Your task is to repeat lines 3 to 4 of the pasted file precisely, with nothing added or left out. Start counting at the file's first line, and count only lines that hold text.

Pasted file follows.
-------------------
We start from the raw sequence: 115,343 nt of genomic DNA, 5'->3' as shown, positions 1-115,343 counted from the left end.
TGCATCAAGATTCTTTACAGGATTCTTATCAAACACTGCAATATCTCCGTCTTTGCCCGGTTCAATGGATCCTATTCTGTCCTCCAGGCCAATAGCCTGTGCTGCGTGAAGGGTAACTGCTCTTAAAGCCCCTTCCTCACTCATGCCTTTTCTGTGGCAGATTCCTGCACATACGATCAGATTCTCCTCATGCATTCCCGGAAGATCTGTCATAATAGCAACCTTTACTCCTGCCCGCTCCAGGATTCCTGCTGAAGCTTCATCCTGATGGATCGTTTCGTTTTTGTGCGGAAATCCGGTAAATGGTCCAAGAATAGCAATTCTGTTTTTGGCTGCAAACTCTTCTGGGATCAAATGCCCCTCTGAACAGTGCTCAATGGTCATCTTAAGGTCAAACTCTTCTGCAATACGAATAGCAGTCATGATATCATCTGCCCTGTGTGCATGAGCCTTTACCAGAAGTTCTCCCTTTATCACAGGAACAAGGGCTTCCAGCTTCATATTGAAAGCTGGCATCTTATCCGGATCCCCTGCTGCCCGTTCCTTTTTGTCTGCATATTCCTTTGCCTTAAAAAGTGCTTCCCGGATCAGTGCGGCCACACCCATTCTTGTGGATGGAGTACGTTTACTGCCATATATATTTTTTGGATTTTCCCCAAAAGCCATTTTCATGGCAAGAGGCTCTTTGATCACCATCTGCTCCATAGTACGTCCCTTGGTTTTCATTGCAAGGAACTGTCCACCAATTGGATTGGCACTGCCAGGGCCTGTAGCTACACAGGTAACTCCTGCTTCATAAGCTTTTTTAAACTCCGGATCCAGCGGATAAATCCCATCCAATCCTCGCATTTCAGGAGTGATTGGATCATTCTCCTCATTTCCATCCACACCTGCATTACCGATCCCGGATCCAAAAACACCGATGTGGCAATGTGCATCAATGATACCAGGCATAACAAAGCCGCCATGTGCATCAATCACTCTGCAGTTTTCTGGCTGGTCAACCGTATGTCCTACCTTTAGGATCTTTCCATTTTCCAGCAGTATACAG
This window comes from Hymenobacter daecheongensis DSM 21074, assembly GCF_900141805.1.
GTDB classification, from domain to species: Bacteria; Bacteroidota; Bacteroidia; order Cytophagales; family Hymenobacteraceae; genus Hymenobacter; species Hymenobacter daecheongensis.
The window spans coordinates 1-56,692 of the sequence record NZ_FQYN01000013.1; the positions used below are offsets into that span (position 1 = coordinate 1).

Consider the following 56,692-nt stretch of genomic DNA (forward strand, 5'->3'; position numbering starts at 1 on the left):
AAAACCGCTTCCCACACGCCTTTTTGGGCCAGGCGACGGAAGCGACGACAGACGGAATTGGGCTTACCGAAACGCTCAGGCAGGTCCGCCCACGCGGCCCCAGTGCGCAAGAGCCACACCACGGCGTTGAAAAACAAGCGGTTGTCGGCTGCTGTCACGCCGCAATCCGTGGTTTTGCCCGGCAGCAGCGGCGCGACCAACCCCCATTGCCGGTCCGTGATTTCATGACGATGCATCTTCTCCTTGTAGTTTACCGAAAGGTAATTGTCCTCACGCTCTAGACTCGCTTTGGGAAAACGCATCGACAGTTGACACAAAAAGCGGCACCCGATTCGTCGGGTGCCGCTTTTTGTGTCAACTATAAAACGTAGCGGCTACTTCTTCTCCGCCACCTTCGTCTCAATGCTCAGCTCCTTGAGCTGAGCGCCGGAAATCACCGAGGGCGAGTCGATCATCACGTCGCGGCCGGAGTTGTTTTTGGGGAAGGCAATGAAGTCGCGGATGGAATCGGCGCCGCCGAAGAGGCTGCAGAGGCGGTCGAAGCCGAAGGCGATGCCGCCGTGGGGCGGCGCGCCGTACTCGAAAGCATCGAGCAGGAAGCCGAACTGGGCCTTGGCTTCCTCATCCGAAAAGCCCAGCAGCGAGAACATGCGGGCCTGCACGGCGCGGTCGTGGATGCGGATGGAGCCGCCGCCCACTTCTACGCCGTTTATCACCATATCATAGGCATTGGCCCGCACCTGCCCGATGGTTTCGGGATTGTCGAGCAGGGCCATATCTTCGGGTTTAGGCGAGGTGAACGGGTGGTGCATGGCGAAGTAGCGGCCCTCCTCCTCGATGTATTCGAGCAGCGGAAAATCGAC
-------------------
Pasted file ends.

This window comes from Hymenobacter daecheongensis DSM 21074, assembly GCF_900141805.1.
GTDB classification, from domain to species: Bacteria; Bacteroidota; Bacteroidia; order Cytophagales; family Hymenobacteraceae; genus Hymenobacter; species Hymenobacter daecheongensis.